Soil and Your New Plant

By: Jennifer LaMontagne – Horticulturist – Bloch’s Farm – Green Lake, WI

It’s important to determine the availability of moisture and nutrients in the soil for your new plants. Consider the terrain and soil type you have when picking out new plants to add to your garden. You don’t necessarily want to plant a shrub that requires mostly dry soil in a low point in your yard where water tends to collect. Likewise, a plant that grows best in wet soil may not do well planted atop a high spot in sandy soil that drains easily and doesn’t retain moisture.  

Dig around a little to analyze your soil. Do you notice that it is dark and moist, light and sandy, or is it squishy clay? Is the soil compacted, root bound or stony? Knowing the characteristics of your soil can help you make adjustments or choose plants that prefer those conditions.

Additionally, a soil test can help you identify the available nutrients and pH levels in your garden. Bloch’s Farm sells do-it-yourself kits, or you can request a soil test through the UW-Madison Extension office. Soil pH expresses the acidity or alkalinity of a sample using a scale of 0 to 14, with 7 representing a neutral reading. Typically, plants grow best when the soil has a pH of more than 6, which is slightly acidic and less than 7.5, which is slightly alkaline. In this range, plants are best able to access the essential nutrients needed for optimum growth.   

You have a few options once you know the attributes of your soil. First, you can match your new plants to the existing conditions. For instance, butterfly bush, rose of sharon, flowering quince, sedum, butterfly weed, and tickseed are a few plants that tolerate sandy soil. A few examples of plants that can tolerate clay soil are flowering currants, barberries, geraniums, hostas, and daylilies. Some plants such as azaleas, rhododendrons, and blueberries prefer acidic soils, while lilacs, lavender, rosemary, and honeysuckle grow best in alkaline soils.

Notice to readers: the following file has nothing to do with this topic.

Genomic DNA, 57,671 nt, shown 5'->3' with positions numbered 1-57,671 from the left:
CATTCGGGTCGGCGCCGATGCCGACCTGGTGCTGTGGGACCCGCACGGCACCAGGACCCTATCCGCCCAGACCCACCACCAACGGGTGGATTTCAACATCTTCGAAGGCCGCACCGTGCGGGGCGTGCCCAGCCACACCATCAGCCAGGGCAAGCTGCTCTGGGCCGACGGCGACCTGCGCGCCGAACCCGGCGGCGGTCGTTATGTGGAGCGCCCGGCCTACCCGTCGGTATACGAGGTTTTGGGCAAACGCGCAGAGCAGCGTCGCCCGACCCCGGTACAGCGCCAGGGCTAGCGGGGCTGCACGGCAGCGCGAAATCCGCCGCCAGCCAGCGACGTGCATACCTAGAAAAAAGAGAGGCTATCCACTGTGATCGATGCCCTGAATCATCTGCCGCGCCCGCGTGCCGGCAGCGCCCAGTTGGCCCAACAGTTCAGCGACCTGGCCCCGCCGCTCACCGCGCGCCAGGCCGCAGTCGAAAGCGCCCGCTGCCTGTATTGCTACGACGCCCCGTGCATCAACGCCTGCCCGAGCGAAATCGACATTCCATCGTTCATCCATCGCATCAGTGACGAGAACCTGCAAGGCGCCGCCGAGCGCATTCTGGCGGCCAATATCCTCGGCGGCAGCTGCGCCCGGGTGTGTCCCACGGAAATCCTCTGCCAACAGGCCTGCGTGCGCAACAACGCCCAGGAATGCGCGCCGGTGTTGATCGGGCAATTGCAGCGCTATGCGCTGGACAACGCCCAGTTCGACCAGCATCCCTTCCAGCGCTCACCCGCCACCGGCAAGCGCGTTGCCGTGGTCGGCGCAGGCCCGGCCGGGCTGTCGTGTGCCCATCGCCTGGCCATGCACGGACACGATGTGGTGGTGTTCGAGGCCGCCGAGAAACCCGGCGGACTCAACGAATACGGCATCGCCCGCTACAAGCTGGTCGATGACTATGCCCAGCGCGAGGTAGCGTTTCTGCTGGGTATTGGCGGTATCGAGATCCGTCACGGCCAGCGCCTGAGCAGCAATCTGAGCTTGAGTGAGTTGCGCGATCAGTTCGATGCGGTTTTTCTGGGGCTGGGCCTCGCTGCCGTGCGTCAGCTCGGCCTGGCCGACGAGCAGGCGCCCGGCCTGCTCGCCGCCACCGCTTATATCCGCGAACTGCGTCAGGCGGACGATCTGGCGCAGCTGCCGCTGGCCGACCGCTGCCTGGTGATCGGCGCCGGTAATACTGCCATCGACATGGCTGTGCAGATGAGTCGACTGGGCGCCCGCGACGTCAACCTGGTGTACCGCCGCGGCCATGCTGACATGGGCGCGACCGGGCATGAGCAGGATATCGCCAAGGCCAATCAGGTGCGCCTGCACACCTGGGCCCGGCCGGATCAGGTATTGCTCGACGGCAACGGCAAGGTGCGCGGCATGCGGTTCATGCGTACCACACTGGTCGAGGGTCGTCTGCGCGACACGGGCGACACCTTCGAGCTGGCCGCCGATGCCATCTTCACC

Second, a variety of adjustments can be made to the soil. Adding compost, peat moss, and healthy black dirt full of organic matter can make a world of difference to your plants. Even just working up compacted soils and adding water regularly will help. If you have heavy clay soils or low lying moist areas, consider building raised beds and filling them with rich topsoil. If you have sandy or clay soil, both will benefit from adding organic matter. To make pH adjustments, add acidic fertilizers or incorporate lime into the soil as needed. Your soil test results can also be used to add fertilizer with the essential nutrients that may be lacking in your garden.  

Need to add soil to your garden? Bloch’s Farm sells topsoil by the yard as well as in bags. We also have compost, peat moss, organic fertilizers and more to fulfill your gardening needs. 

Bloch’s Farm is open 7 days a week from 8 am to 6 pm. We have a huge selection of trees, shrubs, annuals, and perennials! Stop in today and our knowledgeable staff will be happy to help you! Feel free to call 920-294-6000 or e-mail jlamontagne@blochsfarm.com with any questions. Don’t forget to visit our website online at www.blochsfarm.com and follow us on Facebook and Instagram.

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